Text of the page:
As I started In Search of Our Warrior Mothers - Women Dramatists of the Black Arts Movement I knew that I was entering a territory that I know very little about, and one that I am in intent on learning more about. As well-read as I may be there are some serious deep holes in my literary and artistic knowledge, which is why I am on a quest to read as diverse as possible on an ongoing basis. Not as a challenge but in general. At times (often) this leads me into a place of discomfort, and a lot of self-questioning, which is great. We never stop learning, it’s important to feel uncomfortable and grow as a human being, for ourselves and others.
While reading In Search of Our Warrior Mothers I was acutely aware that I literally know nothing about really being submitted to continuous oppression. I can pretend to understand how it feels to be oppressed from my own place in this world, and from talking to others, and reading, and watching, but I have the huge privilege of not being able to understand how it feels to carry the weight of oppression through generations. I wanted to read In Search of Our Warrior Mothers because I was interested in learning more about women artists and activists in the Black Arts Movement, and hadn’t heard much of the four women (Barbara Ann Teer, Martie Evans-Charles, Sonia Sanchez, and J.e. Franklin) studied in the book before. But I feel like I learnt so much more, and the book ignited a necessity to not only discover more of these artists’ work, but also to go further into not only the Black Arts Movement in general, but into the work of black women that continues to be erased. I am so incredibly thankful to have been given the opportunity to read this book.
In Search of Our Warrior Mothers, written by La Donna Forsgren, is a brilliant thesis on the dramatic and theatrical works of Barbara Ann Teer, Martie Evans-Charles, Sonia Sanchez, and J.e. Franklin, four black female artists and activists in the Black Arts Movement. In Search of Our Warrior Mothers provides great insight into how black female playwrights within the movement created unique plays that centered on the realities of life as a black woman in the US after centuries of oppression, and the unique struggles that only a black woman can claim to understand, within society as a whole, and also at a community level. While none of the four artists claim to be feminist per se, their collective work creates a narrative of empowerment of the black woman, provides representations of the everyday life as a black woman in the US but also of warrior mothers, and is a call for liberation from destructive ideologies and myths, all the while inspiring unity within the black community. This is however just a short summary in general, La Donna Forsgren goes so much deeper than that in her work.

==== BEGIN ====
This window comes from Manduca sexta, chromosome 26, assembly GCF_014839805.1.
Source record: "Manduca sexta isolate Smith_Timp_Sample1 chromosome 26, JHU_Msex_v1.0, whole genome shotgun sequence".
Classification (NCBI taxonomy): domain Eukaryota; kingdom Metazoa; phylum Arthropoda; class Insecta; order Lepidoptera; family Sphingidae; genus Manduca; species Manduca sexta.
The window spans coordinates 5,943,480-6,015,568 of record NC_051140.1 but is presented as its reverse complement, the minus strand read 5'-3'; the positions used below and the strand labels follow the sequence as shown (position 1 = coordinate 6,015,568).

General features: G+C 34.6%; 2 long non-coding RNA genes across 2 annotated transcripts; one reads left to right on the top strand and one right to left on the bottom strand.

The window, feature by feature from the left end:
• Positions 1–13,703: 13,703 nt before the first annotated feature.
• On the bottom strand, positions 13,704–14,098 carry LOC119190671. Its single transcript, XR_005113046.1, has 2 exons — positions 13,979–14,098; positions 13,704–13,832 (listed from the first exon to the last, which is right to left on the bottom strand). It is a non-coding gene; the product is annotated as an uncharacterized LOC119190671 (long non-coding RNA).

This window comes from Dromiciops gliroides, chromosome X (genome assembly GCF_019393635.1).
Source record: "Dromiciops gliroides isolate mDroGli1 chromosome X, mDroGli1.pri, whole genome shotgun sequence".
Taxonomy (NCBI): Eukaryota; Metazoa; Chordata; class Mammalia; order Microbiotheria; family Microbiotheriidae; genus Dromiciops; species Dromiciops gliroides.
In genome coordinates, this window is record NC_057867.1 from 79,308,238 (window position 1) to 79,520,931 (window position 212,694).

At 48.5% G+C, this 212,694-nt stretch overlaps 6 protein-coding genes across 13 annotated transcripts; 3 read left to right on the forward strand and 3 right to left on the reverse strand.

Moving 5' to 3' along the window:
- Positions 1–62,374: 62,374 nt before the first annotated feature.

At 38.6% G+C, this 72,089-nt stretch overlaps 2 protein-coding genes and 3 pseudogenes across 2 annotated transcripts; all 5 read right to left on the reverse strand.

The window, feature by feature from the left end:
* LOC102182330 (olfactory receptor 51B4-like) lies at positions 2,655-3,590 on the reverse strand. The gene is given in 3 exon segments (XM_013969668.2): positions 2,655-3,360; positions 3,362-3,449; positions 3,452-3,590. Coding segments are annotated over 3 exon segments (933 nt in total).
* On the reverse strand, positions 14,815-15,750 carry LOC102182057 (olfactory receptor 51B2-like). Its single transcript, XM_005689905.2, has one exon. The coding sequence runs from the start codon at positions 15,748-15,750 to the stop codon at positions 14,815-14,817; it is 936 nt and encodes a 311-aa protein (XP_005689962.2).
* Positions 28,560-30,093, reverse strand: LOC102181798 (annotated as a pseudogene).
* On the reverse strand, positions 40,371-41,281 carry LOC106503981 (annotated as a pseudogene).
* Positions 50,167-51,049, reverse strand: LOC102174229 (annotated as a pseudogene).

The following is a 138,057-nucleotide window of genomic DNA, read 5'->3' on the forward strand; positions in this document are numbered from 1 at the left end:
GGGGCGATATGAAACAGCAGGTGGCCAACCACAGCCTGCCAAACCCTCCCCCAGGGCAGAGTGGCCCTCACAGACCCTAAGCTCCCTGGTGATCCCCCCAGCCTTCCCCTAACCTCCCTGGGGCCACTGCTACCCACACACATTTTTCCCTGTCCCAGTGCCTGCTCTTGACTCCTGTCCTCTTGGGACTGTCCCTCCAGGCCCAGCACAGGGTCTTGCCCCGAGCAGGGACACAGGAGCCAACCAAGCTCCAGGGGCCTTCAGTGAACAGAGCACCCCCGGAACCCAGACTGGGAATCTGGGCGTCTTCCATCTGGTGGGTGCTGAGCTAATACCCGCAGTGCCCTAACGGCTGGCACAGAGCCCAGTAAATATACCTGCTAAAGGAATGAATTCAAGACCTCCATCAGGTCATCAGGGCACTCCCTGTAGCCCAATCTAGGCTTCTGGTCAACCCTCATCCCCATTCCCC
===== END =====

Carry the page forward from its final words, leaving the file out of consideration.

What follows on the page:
In Search of Our Warrior Mothers is such an important piece of work as it is an in-depth research into the plays of women who were so talented, inspirational, and an integral part in not only the Black Arts Movement, but in art and culture in general in their communities and in the country. But, more importantly, as the creations of these women have often been erased, or shoved into obscurity, overlooked by historians, critics and feminist scholars for the most part, In Search of Our Warrior Mothers shines a much needed light on their outstanding work in theater and beyond. As La Donna Forsgren states in her epilogue, In Search of Our Warrior Mothers is just the beginning of what will hopefully lead to many more scholars delving into the works of so many black female artists, and bringing them to our attention instead of letting them fall foul of erasure. I have highlighted every woman cited in In Search of Our Warrior Mothers and will make it my mission to seek out their work this year.
In Search of Our Warrior Mothers - Women Dramatists of the Black Arts will be published by Northwestern University Press on April 15th, 2018. Thanks so much to Netgalley and the publisher for the advance copy!